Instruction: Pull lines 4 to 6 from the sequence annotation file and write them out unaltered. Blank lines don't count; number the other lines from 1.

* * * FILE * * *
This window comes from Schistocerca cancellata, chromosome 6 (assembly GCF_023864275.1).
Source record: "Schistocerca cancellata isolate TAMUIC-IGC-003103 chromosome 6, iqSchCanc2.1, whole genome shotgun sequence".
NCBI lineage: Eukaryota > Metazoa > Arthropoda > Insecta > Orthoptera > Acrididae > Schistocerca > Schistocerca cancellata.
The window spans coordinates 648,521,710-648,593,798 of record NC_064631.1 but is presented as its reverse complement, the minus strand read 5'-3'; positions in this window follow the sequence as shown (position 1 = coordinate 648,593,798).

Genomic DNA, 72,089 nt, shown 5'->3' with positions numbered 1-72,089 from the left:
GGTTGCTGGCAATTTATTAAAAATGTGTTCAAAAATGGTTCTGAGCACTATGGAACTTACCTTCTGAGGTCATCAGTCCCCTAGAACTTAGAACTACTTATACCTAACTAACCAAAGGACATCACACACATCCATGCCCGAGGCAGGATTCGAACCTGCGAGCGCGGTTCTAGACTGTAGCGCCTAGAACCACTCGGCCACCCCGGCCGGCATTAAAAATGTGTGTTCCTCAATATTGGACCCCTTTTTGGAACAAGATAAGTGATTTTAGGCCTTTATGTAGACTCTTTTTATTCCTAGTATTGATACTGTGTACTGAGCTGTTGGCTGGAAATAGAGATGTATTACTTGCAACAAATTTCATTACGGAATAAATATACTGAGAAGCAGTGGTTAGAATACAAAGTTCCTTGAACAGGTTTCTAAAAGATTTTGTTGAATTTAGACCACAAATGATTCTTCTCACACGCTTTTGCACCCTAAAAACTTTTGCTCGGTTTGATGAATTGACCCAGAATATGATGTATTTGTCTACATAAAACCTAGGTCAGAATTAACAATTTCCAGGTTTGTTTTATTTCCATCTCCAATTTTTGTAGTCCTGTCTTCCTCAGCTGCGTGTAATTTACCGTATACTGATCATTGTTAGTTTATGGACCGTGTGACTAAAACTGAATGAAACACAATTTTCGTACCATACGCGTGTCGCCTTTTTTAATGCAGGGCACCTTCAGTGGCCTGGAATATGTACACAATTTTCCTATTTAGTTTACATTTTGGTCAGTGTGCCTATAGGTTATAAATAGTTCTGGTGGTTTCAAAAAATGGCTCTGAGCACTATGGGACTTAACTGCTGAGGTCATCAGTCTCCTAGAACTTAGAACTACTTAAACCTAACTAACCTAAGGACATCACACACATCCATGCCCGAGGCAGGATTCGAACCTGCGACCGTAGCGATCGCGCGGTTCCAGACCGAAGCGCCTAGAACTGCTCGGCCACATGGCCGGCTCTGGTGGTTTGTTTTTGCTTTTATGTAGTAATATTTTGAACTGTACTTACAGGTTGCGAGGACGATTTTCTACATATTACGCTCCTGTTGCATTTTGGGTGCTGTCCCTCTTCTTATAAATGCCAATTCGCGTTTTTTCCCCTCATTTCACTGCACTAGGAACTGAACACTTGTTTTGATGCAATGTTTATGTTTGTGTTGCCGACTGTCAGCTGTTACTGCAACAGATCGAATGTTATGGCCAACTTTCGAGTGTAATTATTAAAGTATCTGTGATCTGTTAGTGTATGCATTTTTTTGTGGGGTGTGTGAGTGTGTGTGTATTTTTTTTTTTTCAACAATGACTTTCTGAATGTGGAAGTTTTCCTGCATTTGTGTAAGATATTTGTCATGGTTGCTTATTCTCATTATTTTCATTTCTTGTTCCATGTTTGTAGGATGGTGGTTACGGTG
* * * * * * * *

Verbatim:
The window spans coordinates 648,521,710-648,593,798 of record NC_064631.1 but is presented as its reverse complement, the minus strand read 5'-3'; positions in this window follow the sequence as shown (position 1 = coordinate 648,593,798).

Genomic DNA, 72,089 nt, shown 5'->3' with positions numbered 1-72,089 from the left:
GGTTGCTGGCAATTTATTAAAAATGTGTTCAAAAATGGTTCTGAGCACTATGGAACTTACCTTCTGAGGTCATCAGTCCCCTAGAACTTAGAACTACTTATACCTAACTAACCAAAGGACATCACACACATCCATGCCCGAGGCAGGATTCGAACCTGCGAGCGCGGTTCTAGACTGTAGCGCCTAGAACCACTCGGCCACCCCGGCCGGCATTAAAAATGTGTGTTCCTCAATATTGGACCCCTTTTTGGAACAAGATAAGTGATTTTAGGCCTTTATGTAGACTCTTTTTATTCCTAGTATTGATACTGTGTACTGAGCTGTTGGCTGGAAATAGAGATGTATTACTTGCAACAAATTTCATTACGGAATAAATATACTGAGAAGCAGTGGTTAGAATACAAAGTTCCTTGAACAGGTTTCTAAAAGATTTTGTTGAATTTAGACCACAAATGATTCTTCTCACACGCTTTTGCACCCTAAAAACTTTTGCTCGGTTTGATGAATTGACCCAGAATATGATGTATTTGTCTACATAAAACCTAGGTCAGAATTAACAATTTCCAGGTTTGTTTTATTTCCATCTCCAATTTTTGTAGTCCTGTCTTCCTCAGCTGCGTGTAATTTACCGTATACTGATCATTGTTAGTTTATGGACCGTGTGACTAAAACTGAATGAAACACAATTTTCGTACCATACGCGTGTCGCCTTTTTTAATGCAGGGCACCTTCAGTGGCCTGGAATATGTACACAATTTTCCTATTTAGTTTACATTTTGGTCAGTGTGCCTATAGGTTATAAATAGTTCTGGTGGTTTCAAAAAATGGCTCTGAGCACTATGGGACTTAACTGCTGAGGTCATCAGTCTCCTAGAACTTAGAACTACTTAAACCTAACTAACCTAAGGACATCACACACATCCATGCCCGAGGCAGGATTCGAACCTGCGACCGTAGCGATCGCGCGGTTCCAGACCGAAGCGCCTAGAACTGCTCGGCCACATGGCCGGCTCTGGTGGTTTGTTTTTGCTTTTATGTAGTAATATTTTGAACTGTACTTACAGGTTGCGAGGACGATTTTCTACATATTACGCTCCTGTTGCATTTTGGGTGCTGTCCCTCTTCTTATAAATGCCAATTCGCGTTTTTTCCCCTCATTTCACTGCACTAGGAACTGAACACTTGTTTTGATGCAATGTTTATGTTTGTGTTGCCGACTGTCAGCTGTTACTGCAACAGATCGAATGTTATGGCCAACTTTCGAGTGTAATTATTAAAGTATCTGTGATCTGTTAGTGTATGCATTTTTTTGTGGGGTGTGTGAGTGTGTGTGTATTTTTTTTTTTTCAACAATGACTTTCTGAATGTGGAAGTTTTCCTGCATTTGTGTAAGATATTTGTCATGGTTGCTTATTCTCATTATTTTCATTTCTTGTTCCATGTTTGTAGGATGGTGGTTACGGTG